In the book of Genesis, two women are named "Adah". One is the wife of Lamech – the seventh anti-Diluvian patriarch after Adam – and the other is the wife of Esau (Gn 36:2). Of the latter it is said she is Hittite (ittî), causing embarrassment in historians and exegetes. If Esau's wife – brother of the patriarch Jacob – is of Hittite origin, can it be assumed that Adah, Lamech's wife, is too? In Genesis and more generally in the entire Bible, the meaning of the term "Hittite" is not clear, only now the proximity to the Neo‑Hittite kingdoms of northern Syria, such as the one recently discovered (Hawkins 2009 [1]; Dinçol et al. 2015 [2]; Weeden 2015 [3]), by the suggestive name of W/Palastina makes the suggestion more concrete. These are kingdoms of Luwian origin, known through the testimony of the Hieroglyphic Luwian, with which seals and stelae are written, found in the kingdoms born after the fall of the Hittite Empire (Bryce 2012 [4]) (1200 B.C. ca.). Within this historical-cultural framework where the languages of Anatolia play a pivotal role, hypotheses can be suggested about the identity of Adah. Now, if Lamech, that is *Luq, maybe Luqqa – a traditional enemy of the Hittites – marries Adah, the "Hittite", one is forced to think that Cain himself, as ancestor of Lamech, belongs to that people of raiding nomads. Adah and Zillah – his wives – could be understood as prey of war, of an expansive motion that brings Lukka southeast, probably to Lycaonia (Bryce 1992 [5]), where Nod (Naid according to LXX) the upati Nata in Hittite sources, is the end of the Cainite migration. In fact, we will gradually see the emergence of a more convincing background – and consistent with the "matrilinear" context – that women are authoritative benchmarks within a one-of-a-kind society. It cannot be excluded that the two women, to whom Lamech's speech is addressed, his own wives, are not a war prey but on the contrary women belonging to kin tribes who stand out as respected individuals in the community. In other words, what has been called "the song of the sword" (Johann Gottfried Herder) because it was meant to celebrate the first sword forged by Lamech’s son Tubal-Cain, is actually a song celebrating two women who are to be taken in due consideration, a sort of show before prominent ladies. Even though the sixth chapter of Genesis opens with these words: "And it came to pass when men began to multiply on the face of the ground, and daughters were born to them, that the sons of God saw the daughters of men that they were fair; and they took them wives of whomsoever they chose" (Gn 6:1–2), which may bring forth the wrong conviction that Adah and Zillah belong to the "daughters of men" because they were chosen as wives by such a mighty man as Lamech. The latter’s parade appears nonetheless more like a show of strength between equals that reminds of a dialogue between Hector and his wife Andromache, a Cilician woman from Thebe Hypoplakia (1.366, 2.691, 6.397.416), whose name supposedly means "she who fights with men" and perhaps refers to a particular condition of women from Cilicia, which some scholar would call "matriarchal" (Hirvonen 1968 [6]; Pomeroy 1975 [7]), to underline how Andromache's mother is called: "queen" (6.425) and potnia, "lady" (Capettini 2007 [8]; Kanavou 2015 [9]: 82). Her famous lament (6.395-435) is cut short by Hector, who implicitly highlights a feature of Cilician women, who dare to intrude in manly matters (Muich 2011 [10]). She is rebuked: "Nay, go thou to the house and busy thyself with thine own tasks, the loom and the distaff, and bid thy handmaids ply their work: but war shall be for men, for all, but most of all for me, of them that dwell in Ilios." (6.490) Apparently nobody has pointed out the ethnogenesis of the weird lament of Andromache when Hector is still alive: "Presently she came to the well-built palace of man-slaying Hector and found therein her many handmaidens; and among them all she roused lamentation. So in his own house they made lament for Hector while yet he lived; for they deemed that he should never more come back from battle, escaped from the might and the hands of the Achaeans." (6.495-504). Hector’s wife is Cilician, and as already noted, Adah is mother of Jubal, whose name itself may express an occupation as professional "lamenter", together with the kinnor he invented, an instrument devoted to lamentation as musical genre and attributed to Cinyras, a Cilician king. Is this enough to establish an ideal trajectory between northern and southern Cilicia? This path has already been clearly travelled in the myth of Bellerophon. Since Homeric times there has been a tendency, starting with the Greek colonies in Asia Minor, to re-establish the links of Greek history and mythology with the culture of conquered lands. The myth of the Corinthian hero who fled to Lycia (Tagliabue 2009 [11]), the participation of Glaucus, his nephew in the Trojan War, Homer's reference to Cilicia – the place where Bellerophon's epic ends in an inglorious way – trace the Anatolian path of the Lycians, which connects North and South, passing through Xanthos, or classical Lycia. In Genesis, such a reunion is established through Lamech's marriage to Adah and Zillah, both mothers of peoples who considered them "great women." I have already pointed out the link between Zillah and the goddess Anzili, while Adah's profile remains more enigmatic, apparently less terrible than Zillah and her offspring; yet, her husband also addresses her, in a context of violence threatened to the extreme: "Lamech said to his wives: Adah and Zillah, hear my voice; you wives of Lamech, give ear to my speech; for a man I slew, as soon as I wounded (him), yea, a young man, as soon as I bruised (him)." (Gn 4:23) Just as Zillah is a counterfigure of a Hittite goddess, Adah should also belong to the same department and the most promising comparison comes from the goddess Ala (Archi 1975 [12]; McMahon 1991 [13]: 11-14; Marazzi & Bollati-Guzzo 2010 [14]), who in the Luwian field can easily appear as "Ada", given the documented confluence of phonemes /l/ and /d/ (Melchert 2020: 248). To recommend this perspective, the fact that the goddess is honored with various titles (Archi 1975: 100-101; McMahon 1991: 108-115), including "of cattle", "of the countryside"(gimras),"of the pasture" (lapanassis). The first epithet is defined in the Hittite text through MAS.ANSE, a Sumerogram corresponding to the Akkadian bulu,"the cattle" (Fleming & Milstein 2010 [15]: 23-27), equivalent to the Hebrew mqnh, the term used about the first son of Adah (Gn 4, 20; Amzallag & Yona 2018 [16]); (Amzallag 2018 [17]: 32-33). and contrasted with Hittite huitna-, "wild beasts, game" (EDHIL 355-356, s.v. uitar- / uitn-). The association between Ala and cattle is generally confirmed by the animals offered in her honour: "A prairie cow, three goats" (Archi 1975: 114; McMahon 1991 [13]: 109). An affinity that seems confirmed by a seal (Herbordt 2005 [18]: 223; Herbordt 2008 [19]: 163 and fig. 165 nr. 166), in which the goddess appears sitting enthroned on a lying goat, a symbol of her sovereignty on the animals that men can control. In fact, also the second epithet, gimras, means "of the steppe", the uncultivated space, far from the inhabited centers (EDHIL 476-477, s.v. gimra-) where Jabal would be at home with his tents: "he was the father of those who dwell in tents and have cattle." (Gn 4:20). Finally, the third epithet derives from a Luwian term for summer grazing (Starke 1990 [20]: 230-231, s.v. lapan-; DLL 125, s.v. lapan(a)- "salt-lick". In light of the new interpretation of the hieroglyphic sign L. 172, first read <ta5> and now <lá/í>, (Rieken & Yakubovich 2010 [21]: 203–204; Yakubovich 2017 [22]: 4), followed by Hawkins (2013 [23]: 65, 71), have proposed a syncretism between Kubaba and Ala; while other scholars reject the idea (Simon 2014 [24]: 247-248; Hutter 2016 [25]).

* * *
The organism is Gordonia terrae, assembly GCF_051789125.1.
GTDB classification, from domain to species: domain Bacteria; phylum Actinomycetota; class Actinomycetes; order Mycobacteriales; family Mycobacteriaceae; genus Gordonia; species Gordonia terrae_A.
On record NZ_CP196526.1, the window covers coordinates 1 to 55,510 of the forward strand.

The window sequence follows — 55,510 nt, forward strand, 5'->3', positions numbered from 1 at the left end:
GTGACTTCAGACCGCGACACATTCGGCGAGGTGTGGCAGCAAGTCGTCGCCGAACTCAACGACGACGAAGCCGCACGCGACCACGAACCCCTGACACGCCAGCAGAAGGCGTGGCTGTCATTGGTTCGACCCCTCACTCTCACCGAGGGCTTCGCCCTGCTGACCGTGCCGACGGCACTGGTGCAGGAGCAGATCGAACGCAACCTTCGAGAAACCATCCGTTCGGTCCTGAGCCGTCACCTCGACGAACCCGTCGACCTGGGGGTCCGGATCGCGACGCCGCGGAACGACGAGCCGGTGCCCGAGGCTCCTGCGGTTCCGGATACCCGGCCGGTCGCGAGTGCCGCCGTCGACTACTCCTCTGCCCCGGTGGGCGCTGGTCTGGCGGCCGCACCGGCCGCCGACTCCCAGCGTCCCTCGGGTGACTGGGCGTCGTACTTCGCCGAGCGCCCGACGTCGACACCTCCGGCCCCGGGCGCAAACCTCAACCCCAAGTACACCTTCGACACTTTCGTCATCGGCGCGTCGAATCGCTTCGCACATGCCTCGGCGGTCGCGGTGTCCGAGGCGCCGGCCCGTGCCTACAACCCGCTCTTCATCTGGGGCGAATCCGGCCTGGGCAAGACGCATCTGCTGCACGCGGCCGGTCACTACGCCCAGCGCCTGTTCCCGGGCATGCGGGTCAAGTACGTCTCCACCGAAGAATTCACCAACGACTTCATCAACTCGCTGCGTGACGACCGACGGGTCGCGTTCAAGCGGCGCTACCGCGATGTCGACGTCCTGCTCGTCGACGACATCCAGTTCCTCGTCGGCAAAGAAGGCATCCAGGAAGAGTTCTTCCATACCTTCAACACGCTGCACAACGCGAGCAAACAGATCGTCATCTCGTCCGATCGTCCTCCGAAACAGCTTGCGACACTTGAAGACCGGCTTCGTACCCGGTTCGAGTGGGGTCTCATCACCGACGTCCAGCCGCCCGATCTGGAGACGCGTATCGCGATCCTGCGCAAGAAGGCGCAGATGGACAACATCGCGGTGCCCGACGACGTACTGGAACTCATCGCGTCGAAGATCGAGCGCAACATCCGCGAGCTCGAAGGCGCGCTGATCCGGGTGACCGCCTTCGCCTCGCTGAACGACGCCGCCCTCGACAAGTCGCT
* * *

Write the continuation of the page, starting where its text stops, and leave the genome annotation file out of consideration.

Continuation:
Originally Published: April 24, 2021

Last Updated: April 30, 2021